'Take Your Pick'

Patrick Harvie and Alex Salmond Image copyright Reuters
Image caption The Green move is not the end of the party's involvement with the campaign

In the year I was born, there burst upon our TV screens the programme Take your Pick with "your quiz inquisitor Michael Miles." (Don't bother looking it up - it was 1955.)

A key element of that show - which I watched, sporadically, at a rather later date - was the "Yes / No interlude".

As I recall, sundry stressed contestants had to answer rapid-fire questions from Mr Miles without ever uttering the word Yes - or, indeed, No.

We have a version of that currently underway in Scotland, with subtle changes.

The embryonic No campaign - comprising those who oppose independence - will launch without using the negative word which would have landed them in trouble with the Quiz Inquisitor.

To be fair, they say they are positive - about the Union.

The pro-independence Yes Scotland campaign boldly use the word - but seem, like their opponents, to dislike the consequences of such an upfront approach.

Perhaps fearing a looming inquisitor, they want a Maybe option in there for back-up: in the shape of Devo Max or Plus.

Risking ringing studio bells and audience derision, I now intend to use both words in a single segment.

Is it a setback for the Yes Scotland campaign that the Greens have stepped back from full formal involvement at this stage? Yes.

Is this the end of the road for the Scottish Greens' involvement in the campaign? No.

To retrace. In advance of the launch of Yes Scotland, I informed an astonished nation via Reporting Scotland that Patrick Harvie, who heads the Scottish Greens, was less than enchanted with the arrangements.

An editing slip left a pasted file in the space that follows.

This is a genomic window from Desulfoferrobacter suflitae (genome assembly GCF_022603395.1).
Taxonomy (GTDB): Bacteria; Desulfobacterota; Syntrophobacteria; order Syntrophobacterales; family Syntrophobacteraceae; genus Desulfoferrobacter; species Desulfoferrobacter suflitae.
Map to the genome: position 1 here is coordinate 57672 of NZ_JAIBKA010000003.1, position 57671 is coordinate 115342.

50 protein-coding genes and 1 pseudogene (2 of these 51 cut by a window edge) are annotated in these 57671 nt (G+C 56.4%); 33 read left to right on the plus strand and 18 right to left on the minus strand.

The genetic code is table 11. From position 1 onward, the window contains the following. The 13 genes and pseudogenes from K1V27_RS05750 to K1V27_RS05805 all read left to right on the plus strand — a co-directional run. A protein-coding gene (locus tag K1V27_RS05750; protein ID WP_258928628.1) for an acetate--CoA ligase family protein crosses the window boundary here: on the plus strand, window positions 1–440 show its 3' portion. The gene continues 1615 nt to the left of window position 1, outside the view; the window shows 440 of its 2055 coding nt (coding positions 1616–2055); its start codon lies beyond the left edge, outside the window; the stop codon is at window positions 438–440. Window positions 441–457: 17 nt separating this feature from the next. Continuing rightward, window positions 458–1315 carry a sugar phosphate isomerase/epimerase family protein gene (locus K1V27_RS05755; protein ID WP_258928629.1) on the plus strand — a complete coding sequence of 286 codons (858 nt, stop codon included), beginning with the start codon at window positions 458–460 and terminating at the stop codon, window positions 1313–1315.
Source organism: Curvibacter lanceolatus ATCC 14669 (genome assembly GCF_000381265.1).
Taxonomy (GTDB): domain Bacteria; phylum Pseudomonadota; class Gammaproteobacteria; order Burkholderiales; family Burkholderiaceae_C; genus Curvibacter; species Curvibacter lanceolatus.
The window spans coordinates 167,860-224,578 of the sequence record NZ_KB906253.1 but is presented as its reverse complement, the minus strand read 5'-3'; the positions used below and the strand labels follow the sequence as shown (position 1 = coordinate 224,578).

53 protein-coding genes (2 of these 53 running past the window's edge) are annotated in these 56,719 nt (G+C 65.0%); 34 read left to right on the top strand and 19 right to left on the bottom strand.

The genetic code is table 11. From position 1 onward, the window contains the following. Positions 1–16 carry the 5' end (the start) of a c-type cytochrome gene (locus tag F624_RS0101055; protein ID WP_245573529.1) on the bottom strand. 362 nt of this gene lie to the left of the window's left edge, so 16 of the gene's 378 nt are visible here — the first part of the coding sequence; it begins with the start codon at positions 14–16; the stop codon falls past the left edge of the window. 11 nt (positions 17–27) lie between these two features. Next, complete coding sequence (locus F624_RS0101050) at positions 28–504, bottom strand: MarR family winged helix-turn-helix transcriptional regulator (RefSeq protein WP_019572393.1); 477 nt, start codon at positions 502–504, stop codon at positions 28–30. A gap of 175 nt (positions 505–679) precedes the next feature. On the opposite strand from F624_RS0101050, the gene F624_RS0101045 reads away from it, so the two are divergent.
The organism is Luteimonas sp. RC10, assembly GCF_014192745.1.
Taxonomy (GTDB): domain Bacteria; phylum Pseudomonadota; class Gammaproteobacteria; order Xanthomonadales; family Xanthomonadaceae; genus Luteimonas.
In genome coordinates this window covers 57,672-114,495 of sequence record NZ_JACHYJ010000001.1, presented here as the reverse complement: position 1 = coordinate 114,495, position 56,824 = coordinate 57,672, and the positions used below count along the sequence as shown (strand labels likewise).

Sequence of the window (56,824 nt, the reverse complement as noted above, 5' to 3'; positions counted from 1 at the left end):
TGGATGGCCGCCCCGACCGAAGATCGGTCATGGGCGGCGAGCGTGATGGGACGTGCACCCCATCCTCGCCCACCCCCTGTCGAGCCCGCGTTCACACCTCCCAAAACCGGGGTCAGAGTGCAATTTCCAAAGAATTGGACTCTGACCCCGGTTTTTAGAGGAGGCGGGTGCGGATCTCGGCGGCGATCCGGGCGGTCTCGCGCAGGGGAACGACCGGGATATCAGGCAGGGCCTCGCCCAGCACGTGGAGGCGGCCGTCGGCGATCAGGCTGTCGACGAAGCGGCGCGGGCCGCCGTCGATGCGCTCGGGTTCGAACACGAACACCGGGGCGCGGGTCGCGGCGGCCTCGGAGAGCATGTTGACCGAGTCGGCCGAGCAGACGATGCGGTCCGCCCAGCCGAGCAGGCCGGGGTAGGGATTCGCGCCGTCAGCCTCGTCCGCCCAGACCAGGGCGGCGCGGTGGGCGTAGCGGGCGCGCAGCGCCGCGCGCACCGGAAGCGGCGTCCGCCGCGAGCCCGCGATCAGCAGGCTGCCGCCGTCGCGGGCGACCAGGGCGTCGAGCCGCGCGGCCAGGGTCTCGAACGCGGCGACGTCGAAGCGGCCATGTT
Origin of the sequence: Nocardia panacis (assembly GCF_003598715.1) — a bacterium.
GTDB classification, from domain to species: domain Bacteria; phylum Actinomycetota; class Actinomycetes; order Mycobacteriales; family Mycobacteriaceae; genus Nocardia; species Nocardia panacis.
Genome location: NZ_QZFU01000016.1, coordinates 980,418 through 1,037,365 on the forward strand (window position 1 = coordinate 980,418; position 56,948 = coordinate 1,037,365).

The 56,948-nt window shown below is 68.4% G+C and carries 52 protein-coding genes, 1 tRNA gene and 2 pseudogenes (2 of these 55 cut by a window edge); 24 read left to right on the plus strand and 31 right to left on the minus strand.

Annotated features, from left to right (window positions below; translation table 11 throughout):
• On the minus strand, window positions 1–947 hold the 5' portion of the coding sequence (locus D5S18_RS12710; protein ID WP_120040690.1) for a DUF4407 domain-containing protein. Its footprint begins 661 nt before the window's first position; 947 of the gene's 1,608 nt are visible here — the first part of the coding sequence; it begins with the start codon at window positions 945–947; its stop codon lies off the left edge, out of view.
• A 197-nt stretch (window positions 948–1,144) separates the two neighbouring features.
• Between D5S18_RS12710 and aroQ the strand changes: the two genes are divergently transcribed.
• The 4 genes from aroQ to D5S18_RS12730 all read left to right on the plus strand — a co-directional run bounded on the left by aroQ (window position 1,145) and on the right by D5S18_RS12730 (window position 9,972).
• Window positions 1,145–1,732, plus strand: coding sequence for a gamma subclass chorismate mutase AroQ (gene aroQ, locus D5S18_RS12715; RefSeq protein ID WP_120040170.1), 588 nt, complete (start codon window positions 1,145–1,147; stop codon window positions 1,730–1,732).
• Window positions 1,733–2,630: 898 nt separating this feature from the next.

Yes (that word again), he was a supporter of independence as were most, although by no means all, Scottish Green members.

But no (careful, Brian), his endorsement of the new campaign was not without caveat.

Said caveat was that he hoped to join a cross-party organisation - not merely to act as a cheerleader for Alex Salmond and the SNP.

Mr Harvie duly repeated this point when he attended the launch at an Edinburgh cinema complex.

His concerns remain. At this stage, he has been unable to recommend to his party that they join the organisation, formally, en masse. (Individuals can of course sign up.) That position will be reviewed at the Greens' conference in October.

One Yes Scotland insider mused that Mr Harvie might be concerned that he has been overlooked in top-level strategic political discussions.

If so, he should be comforted. "He hasn't missed much", I was told.

Much, that is, which is of a strategic nature. Rather, the past couple of weeks since the launch have apparently been taken up with spreading the Yes network around Scotland. Among, that is, those who will vote.

So that's OK then? Well, of course not. Not in the longer term.

Strategic discussions

It is a substantial potential setback - I stress, potential - for the Yes Scotland campaign that one of its launch speakers is disquieted.

Mr Harvie is adamant that he wants in, not out. He wants to affiliate his party to Yes Scotland. But not on any terms. He wants, in short, a say in strategic discussions before information is disseminated.

Not an equivalent say, matching that of the SNP.

Such a demand would be preposterous, given the relative size of the parties: their membership, their funding contribution. But a say, a real say.

Another Yes Scotland insider tends to sigh when this issue is raised. Said insider noted to me on a previous occasion that there had been more discussions with Mr Harvie than with Mr Salmond with regard to the campaign.

Maybe so. If strictly true, that could be because Mr Salmond is contented with the direction of the Yes campaign (which his party heads) - while Mr Harvie is not.

There is another element here. Even if so inclined - which he is not - Mr Harvie is in no position to direct his party to join Yes Scotland.

Remember the occasion when a budget deal with John Swinney was scuppered because of trouble in the Green Party ranks?

Further on that point, there are members of the Scottish Greens who are sceptical about independence, perhaps even actively hostile.

They entered politics to fret about the environment and effect change in that area. Not to pursue Scottish independence.

That means that Mr Harvie - if he is to reverse his current position and sign up formally, as a group - must be able to offer his party something.

He must be able to prove that he and the Greens have a real strategic role within the Yes Campaign.

Otherwise, Patrick Harvie will say No to Yes. And the quiz inquisitor will pounce.